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California Department of Justice spent nearly two million dollars on controversial facial recognition software
In responding to our records request California Department of Justice (CADOJ) has provided documents detailing their acquisition of an expansive and highly advanced facial recognition system. The $1.7 million tech can preform thousands of searches an hour, and appears to be fully integrated with a massive array of police databases.
In response to a recent public records request, Chicago Police claimed to have no records related to Cellebrite tech used to extract data from cellphones. Which is interesting, considering that CPD had already released that information not even a full two years earlier.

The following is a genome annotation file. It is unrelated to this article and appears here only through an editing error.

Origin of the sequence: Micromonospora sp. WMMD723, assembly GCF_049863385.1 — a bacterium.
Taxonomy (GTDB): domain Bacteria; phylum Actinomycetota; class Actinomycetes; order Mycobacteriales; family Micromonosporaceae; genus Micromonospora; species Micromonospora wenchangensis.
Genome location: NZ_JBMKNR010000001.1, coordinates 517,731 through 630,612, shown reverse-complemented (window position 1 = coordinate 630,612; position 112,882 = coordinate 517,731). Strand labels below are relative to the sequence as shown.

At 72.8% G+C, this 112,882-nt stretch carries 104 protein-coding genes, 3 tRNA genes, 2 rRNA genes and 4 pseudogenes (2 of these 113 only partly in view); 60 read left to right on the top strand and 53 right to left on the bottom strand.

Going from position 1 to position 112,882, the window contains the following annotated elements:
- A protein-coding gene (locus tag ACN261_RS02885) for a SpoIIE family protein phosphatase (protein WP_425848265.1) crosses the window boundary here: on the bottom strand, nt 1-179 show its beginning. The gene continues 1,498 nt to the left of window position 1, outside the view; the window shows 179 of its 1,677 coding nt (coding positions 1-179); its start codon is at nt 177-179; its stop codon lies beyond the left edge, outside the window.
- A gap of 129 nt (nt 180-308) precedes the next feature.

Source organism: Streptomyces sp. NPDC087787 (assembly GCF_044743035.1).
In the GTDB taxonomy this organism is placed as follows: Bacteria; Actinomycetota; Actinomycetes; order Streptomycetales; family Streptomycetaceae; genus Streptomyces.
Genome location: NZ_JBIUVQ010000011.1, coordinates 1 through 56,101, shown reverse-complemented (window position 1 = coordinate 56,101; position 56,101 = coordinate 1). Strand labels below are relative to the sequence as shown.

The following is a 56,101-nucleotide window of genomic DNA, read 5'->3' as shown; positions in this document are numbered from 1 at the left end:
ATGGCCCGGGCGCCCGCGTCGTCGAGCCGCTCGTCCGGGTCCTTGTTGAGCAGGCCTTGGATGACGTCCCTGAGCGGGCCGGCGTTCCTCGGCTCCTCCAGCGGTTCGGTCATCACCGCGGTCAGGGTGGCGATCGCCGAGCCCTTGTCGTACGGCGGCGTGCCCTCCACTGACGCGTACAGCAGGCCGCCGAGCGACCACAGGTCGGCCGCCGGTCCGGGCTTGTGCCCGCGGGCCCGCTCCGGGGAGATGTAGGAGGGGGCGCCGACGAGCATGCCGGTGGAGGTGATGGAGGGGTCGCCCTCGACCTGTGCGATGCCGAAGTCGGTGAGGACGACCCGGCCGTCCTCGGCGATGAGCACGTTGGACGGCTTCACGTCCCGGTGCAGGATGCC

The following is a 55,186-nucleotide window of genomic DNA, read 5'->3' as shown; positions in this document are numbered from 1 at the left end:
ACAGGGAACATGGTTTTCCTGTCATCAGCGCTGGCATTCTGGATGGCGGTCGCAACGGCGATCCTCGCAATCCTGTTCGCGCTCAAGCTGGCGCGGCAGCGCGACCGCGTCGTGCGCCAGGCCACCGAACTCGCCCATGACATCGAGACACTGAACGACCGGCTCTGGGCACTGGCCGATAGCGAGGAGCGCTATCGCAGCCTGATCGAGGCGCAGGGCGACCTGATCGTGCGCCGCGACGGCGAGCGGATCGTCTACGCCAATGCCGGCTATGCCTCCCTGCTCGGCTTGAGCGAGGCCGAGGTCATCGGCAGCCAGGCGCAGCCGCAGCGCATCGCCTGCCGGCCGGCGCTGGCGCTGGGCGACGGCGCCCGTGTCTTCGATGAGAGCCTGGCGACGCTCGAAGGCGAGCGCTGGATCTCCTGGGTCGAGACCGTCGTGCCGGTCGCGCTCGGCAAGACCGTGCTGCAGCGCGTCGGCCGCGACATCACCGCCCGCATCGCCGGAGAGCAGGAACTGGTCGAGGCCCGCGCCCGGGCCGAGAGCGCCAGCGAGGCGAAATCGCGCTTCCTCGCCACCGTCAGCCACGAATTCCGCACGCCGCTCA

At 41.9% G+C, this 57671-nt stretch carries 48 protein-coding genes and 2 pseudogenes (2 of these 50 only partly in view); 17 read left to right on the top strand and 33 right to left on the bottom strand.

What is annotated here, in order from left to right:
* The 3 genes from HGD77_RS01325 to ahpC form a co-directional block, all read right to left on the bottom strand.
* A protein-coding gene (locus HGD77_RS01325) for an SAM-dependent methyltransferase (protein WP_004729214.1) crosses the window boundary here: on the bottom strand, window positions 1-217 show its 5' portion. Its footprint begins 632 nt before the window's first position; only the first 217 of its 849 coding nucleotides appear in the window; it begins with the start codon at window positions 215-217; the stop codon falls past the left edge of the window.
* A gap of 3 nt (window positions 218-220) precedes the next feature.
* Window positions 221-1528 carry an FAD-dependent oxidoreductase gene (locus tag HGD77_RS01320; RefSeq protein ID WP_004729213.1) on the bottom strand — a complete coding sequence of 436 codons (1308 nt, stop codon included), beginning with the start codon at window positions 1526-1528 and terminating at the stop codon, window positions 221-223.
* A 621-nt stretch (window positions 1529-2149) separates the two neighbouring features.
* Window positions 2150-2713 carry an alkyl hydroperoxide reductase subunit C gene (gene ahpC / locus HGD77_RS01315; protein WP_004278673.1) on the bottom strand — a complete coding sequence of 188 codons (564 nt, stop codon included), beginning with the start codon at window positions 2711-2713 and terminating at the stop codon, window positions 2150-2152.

In trying to learn more about how police respond to demonstrations, MuckRock has been consistently met with exemptions and pushback, often with entire records releases being denied. Let us curate the five worst examples of this we have come across in the last few months.
Responding to our recent request for mobile phone forensic tools records, Denver Police Department has provided us with not only contracts, but a training bulletin for their Cellebrite Universal Forensic Extraction Device. Cellebrite’s UFED, as the device is more commonly known, is the leading model of mobile phone data extraction tools in law enforcement.
Emails released from Dane County Sheriff’s Office regarding their deployment from Wisconsin to North Dakota to participate in suppressing the NoDAPL protests at Standing Rock show how public outcry contributed to the decision to end the deployment early.